“This is the first state lottery making the move to go private”, said Jodie Winnett, acting superintendent of the Illinois Lottery.

Paterson Witholds School Payments (New York)

Governor David Paterson has once again put off some payments that the state owes to schools, citing lack of money. Governor Paterson, who originally included the school aid money in emergency spending bills approved by the legislature, now says he's going to withhold $2.1 billion dollars in school aid payments after all, due to "severe cash flow difficulties".

Portuguese Central Bank Almost Halves Growth Forecasts

The Portuguese economy, facing a debt crisis closely watched by financial markets, is set to grow by 0.4 percent this year the central bank said on Tuesday, almost halving an earlier estimate. The bank, which had forecast growth of 0.7 percent previously, said the recovery could be held back particularly by proposed budget cuts.

Rescue Fears Trigger Greek Bond Sell-Off

Yields on Monday’s €5bn syndicated bond rose more than a quarter of a percentage point to 6.30 per cent, a big sell-off for a new issue. Yields have an inverse relation with prices. The bond was trading 3.5 percentage points over German Bunds which is close to a record premium for Greek bonds. Greece’s unexpected sale of 12-year bonds – a re-opening of an earlier issue due to mature in 2022 - raised only €390m, less than the sale’s €1bn upper limit.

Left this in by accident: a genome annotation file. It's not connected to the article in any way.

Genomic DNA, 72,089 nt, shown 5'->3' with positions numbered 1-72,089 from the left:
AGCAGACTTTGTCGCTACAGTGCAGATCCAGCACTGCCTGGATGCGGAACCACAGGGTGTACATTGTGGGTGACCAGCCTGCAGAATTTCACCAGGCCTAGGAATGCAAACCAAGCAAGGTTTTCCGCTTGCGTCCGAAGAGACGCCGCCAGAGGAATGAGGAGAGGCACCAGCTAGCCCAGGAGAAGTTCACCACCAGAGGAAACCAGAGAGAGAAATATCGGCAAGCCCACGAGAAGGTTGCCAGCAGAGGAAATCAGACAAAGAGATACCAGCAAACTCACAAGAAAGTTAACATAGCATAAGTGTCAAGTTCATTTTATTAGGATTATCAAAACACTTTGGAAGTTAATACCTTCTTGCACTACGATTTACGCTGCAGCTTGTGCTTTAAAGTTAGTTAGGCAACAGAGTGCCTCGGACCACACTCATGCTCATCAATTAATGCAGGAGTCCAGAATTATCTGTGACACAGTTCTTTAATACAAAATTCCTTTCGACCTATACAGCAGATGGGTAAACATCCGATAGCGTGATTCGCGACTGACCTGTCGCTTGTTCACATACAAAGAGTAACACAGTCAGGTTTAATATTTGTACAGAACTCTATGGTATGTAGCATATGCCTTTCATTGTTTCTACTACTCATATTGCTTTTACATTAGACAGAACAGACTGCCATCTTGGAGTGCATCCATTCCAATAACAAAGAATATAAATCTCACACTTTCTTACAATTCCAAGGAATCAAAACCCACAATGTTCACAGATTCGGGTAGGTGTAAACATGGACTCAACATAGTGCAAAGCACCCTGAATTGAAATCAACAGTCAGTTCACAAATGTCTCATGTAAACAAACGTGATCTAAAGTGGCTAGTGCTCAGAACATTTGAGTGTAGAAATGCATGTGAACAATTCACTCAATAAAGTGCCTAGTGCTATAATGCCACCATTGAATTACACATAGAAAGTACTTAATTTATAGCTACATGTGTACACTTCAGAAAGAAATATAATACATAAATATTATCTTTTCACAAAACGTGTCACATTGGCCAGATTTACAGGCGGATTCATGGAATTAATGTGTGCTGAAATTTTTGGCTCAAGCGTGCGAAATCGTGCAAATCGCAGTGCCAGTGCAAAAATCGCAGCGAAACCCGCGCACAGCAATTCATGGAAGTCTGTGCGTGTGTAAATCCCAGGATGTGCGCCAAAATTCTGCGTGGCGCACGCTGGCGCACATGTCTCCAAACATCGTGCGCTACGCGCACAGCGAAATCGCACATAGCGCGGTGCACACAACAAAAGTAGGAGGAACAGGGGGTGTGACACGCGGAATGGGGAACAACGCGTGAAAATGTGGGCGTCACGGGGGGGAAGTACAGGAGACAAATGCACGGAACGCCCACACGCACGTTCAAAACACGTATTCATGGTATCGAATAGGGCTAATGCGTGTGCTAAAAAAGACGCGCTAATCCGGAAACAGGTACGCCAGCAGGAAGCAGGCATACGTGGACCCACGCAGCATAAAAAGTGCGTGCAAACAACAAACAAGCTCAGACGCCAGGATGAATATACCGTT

Chavez Cash Crunch Looms on Oil, Morgan Stanley Says

Venezuela now faces the risk that oil prices won’t rise enough in coming years to offset declines in production, forcing it to use savings to fund spending, the report said. “Venezuela may be hard pressed to avoid its day of reckoning,” analysts Giuliana Pardelli and Daniel Volberg said.

Kansas Courts Plan Shut-Down Days To Deal With Budget Cuts

State-level courts in Kansas, including in Sedgwick County, will be closed on three Fridays in April, starting on April 9, and once again on May 7 because of budget cuts. The closings are the result of state budget shortfalls and slashed judicial budgets, forcing the courts to put employees on unpaid days off during the closings.

Fannie Mae February Portfolio Down, Delinquencies Jump

Fannie Mae (FNM.P) (FNM.N), the largest provider of funding for U.S. home mortgages, on Tuesday said its mortgage investment portfolio shrank in February, while delinquencies on loans it guarantees accelerated. The portfolio decreased by an annualized 14.2 percent to $725.9 billion in February from $735.2 billion in January, the Washington-based company said in its monthly summary.